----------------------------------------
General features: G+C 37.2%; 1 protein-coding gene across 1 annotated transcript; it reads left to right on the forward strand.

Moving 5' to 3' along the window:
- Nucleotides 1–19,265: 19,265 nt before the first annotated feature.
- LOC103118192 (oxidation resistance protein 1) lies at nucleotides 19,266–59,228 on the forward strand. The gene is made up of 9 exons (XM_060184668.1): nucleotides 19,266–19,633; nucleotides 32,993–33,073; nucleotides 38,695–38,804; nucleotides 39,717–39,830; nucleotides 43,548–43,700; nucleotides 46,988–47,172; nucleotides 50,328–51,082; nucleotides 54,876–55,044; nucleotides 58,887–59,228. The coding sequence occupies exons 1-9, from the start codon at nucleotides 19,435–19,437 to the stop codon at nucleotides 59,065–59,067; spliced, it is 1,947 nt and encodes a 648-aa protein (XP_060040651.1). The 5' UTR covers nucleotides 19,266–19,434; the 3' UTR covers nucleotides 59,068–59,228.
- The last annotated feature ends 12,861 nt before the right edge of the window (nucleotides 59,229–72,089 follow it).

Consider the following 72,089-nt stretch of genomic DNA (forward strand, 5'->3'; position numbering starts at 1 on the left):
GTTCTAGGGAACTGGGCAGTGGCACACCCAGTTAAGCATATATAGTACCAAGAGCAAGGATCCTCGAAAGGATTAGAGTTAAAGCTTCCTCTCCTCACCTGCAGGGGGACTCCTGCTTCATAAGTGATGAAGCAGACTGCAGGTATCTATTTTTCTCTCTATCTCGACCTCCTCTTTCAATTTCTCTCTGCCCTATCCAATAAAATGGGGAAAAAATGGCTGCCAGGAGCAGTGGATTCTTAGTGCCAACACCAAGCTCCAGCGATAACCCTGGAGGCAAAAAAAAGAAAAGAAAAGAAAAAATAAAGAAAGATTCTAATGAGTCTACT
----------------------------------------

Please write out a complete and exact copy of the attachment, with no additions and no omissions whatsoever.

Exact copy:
General features: G+C 37.2%; 1 protein-coding gene across 1 annotated transcript; it reads left to right on the forward strand.

Moving 5' to 3' along the window:
- Nucleotides 1–19,265: 19,265 nt before the first annotated feature.
- LOC103118192 (oxidation resistance protein 1) lies at nucleotides 19,266–59,228 on the forward strand. The gene is made up of 9 exons (XM_060184668.1): nucleotides 19,266–19,633; nucleotides 32,993–33,073; nucleotides 38,695–38,804; nucleotides 39,717–39,830; nucleotides 43,548–43,700; nucleotides 46,988–47,172; nucleotides 50,328–51,082; nucleotides 54,876–55,044; nucleotides 58,887–59,228. The coding sequence occupies exons 1-9, from the start codon at nucleotides 19,435–19,437 to the stop codon at nucleotides 59,065–59,067; spliced, it is 1,947 nt and encodes a 648-aa protein (XP_060040651.1). The 5' UTR covers nucleotides 19,266–19,434; the 3' UTR covers nucleotides 59,068–59,228.
- The last annotated feature ends 12,861 nt before the right edge of the window (nucleotides 59,229–72,089 follow it).

Consider the following 72,089-nt stretch of genomic DNA (forward strand, 5'->3'; position numbering starts at 1 on the left):
GTTCTAGGGAACTGGGCAGTGGCACACCCAGTTAAGCATATATAGTACCAAGAGCAAGGATCCTCGAAAGGATTAGAGTTAAAGCTTCCTCTCCTCACCTGCAGGGGGACTCCTGCTTCATAAGTGATGAAGCAGACTGCAGGTATCTATTTTTCTCTCTATCTCGACCTCCTCTTTCAATTTCTCTCTGCCCTATCCAATAAAATGGGGAAAAAATGGCTGCCAGGAGCAGTGGATTCTTAGTGCCAACACCAAGCTCCAGCGATAACCCTGGAGGCAAAAAAAAGAAAAGAAAAGAAAAAATAAAGAAAGATTCTAATGAGTCTACT